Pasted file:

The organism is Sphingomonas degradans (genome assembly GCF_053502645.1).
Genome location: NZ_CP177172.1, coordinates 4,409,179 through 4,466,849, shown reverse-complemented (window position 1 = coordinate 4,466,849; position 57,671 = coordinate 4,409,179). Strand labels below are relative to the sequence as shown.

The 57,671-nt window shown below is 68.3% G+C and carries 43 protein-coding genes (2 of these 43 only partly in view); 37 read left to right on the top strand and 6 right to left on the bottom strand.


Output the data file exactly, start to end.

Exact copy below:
The organism is Sphingomonas degradans (genome assembly GCF_053502645.1).
Genome location: NZ_CP177172.1, coordinates 4,409,179 through 4,466,849, shown reverse-complemented (window position 1 = coordinate 4,466,849; position 57,671 = coordinate 4,409,179). Strand labels below are relative to the sequence as shown.

The 57,671-nt window shown below is 68.3% G+C and carries 43 protein-coding genes (2 of these 43 only partly in view); 37 read left to right on the top strand and 6 right to left on the bottom strand.